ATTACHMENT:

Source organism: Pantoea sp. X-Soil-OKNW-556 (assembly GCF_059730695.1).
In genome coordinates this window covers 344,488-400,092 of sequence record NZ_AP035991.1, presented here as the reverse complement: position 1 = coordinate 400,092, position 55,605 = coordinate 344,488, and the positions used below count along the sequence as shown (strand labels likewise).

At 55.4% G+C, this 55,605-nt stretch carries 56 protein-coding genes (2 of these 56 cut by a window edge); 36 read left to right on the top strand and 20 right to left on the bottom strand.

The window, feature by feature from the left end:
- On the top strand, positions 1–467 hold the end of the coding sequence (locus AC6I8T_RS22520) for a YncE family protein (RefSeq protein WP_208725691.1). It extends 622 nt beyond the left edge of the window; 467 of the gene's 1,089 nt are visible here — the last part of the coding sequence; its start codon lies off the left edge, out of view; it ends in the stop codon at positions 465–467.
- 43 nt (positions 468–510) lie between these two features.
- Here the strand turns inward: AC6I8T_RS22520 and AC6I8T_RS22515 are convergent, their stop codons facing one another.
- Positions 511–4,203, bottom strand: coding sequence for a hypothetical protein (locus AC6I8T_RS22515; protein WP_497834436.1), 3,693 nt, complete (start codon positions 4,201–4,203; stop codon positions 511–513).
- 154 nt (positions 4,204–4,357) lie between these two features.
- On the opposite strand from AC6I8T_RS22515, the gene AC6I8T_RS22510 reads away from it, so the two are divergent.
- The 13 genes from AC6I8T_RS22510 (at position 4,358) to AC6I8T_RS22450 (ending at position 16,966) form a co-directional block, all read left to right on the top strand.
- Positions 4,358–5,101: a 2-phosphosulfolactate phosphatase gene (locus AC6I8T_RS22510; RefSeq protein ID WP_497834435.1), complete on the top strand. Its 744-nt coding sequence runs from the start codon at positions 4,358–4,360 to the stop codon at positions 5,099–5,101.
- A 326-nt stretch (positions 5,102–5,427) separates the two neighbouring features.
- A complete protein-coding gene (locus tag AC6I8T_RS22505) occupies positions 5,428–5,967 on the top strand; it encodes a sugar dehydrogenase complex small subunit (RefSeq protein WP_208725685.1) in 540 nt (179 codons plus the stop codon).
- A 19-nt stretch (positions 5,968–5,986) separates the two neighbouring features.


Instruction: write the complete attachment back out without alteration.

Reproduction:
Source organism: Pantoea sp. X-Soil-OKNW-556 (assembly GCF_059730695.1).
In genome coordinates this window covers 344,488-400,092 of sequence record NZ_AP035991.1, presented here as the reverse complement: position 1 = coordinate 400,092, position 55,605 = coordinate 344,488, and the positions used below count along the sequence as shown (strand labels likewise).

At 55.4% G+C, this 55,605-nt stretch carries 56 protein-coding genes (2 of these 56 cut by a window edge); 36 read left to right on the top strand and 20 right to left on the bottom strand.

The window, feature by feature from the left end:
- On the top strand, positions 1–467 hold the end of the coding sequence (locus AC6I8T_RS22520) for a YncE family protein (RefSeq protein WP_208725691.1). It extends 622 nt beyond the left edge of the window; 467 of the gene's 1,089 nt are visible here — the last part of the coding sequence; its start codon lies off the left edge, out of view; it ends in the stop codon at positions 465–467.
- 43 nt (positions 468–510) lie between these two features.
- Here the strand turns inward: AC6I8T_RS22520 and AC6I8T_RS22515 are convergent, their stop codons facing one another.
- Positions 511–4,203, bottom strand: coding sequence for a hypothetical protein (locus AC6I8T_RS22515; protein WP_497834436.1), 3,693 nt, complete (start codon positions 4,201–4,203; stop codon positions 511–513).
- 154 nt (positions 4,204–4,357) lie between these two features.
- On the opposite strand from AC6I8T_RS22515, the gene AC6I8T_RS22510 reads away from it, so the two are divergent.
- The 13 genes from AC6I8T_RS22510 (at position 4,358) to AC6I8T_RS22450 (ending at position 16,966) form a co-directional block, all read left to right on the top strand.
- Positions 4,358–5,101: a 2-phosphosulfolactate phosphatase gene (locus AC6I8T_RS22510; RefSeq protein ID WP_497834435.1), complete on the top strand. Its 744-nt coding sequence runs from the start codon at positions 4,358–4,360 to the stop codon at positions 5,099–5,101.
- A 326-nt stretch (positions 5,102–5,427) separates the two neighbouring features.
- A complete protein-coding gene (locus tag AC6I8T_RS22505) occupies positions 5,428–5,967 on the top strand; it encodes a sugar dehydrogenase complex small subunit (RefSeq protein WP_208725685.1) in 540 nt (179 codons plus the stop codon).
- A 19-nt stretch (positions 5,968–5,986) separates the two neighbouring features.